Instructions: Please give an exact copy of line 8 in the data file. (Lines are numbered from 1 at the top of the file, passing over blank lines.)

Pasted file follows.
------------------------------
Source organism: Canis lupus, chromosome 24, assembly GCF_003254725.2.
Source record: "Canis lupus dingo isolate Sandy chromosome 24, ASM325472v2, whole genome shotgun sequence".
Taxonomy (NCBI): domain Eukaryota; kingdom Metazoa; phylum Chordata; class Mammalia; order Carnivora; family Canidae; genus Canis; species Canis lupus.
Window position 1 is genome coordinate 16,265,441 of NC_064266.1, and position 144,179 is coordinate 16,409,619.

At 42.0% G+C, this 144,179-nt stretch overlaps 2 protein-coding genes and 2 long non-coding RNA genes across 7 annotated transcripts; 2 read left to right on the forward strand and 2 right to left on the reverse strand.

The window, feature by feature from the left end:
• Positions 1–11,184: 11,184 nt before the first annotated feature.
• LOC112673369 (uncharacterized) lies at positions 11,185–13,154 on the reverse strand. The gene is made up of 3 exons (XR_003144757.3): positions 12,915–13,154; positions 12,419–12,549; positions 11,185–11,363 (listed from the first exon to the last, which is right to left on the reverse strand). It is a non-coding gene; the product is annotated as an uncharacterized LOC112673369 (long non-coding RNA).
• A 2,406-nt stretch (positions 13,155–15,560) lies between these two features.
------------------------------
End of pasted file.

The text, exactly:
• LOC112673369 (uncharacterized) lies at positions 11,185–13,154 on the reverse strand. The gene is made up of 3 exons (XR_003144757.3): positions 12,915–13,154; positions 12,419–12,549; positions 11,185–11,363 (listed from the first exon to the last, which is right to left on the reverse strand). It is a non-coding gene; the product is annotated as an uncharacterized LOC112673369 (long non-coding RNA).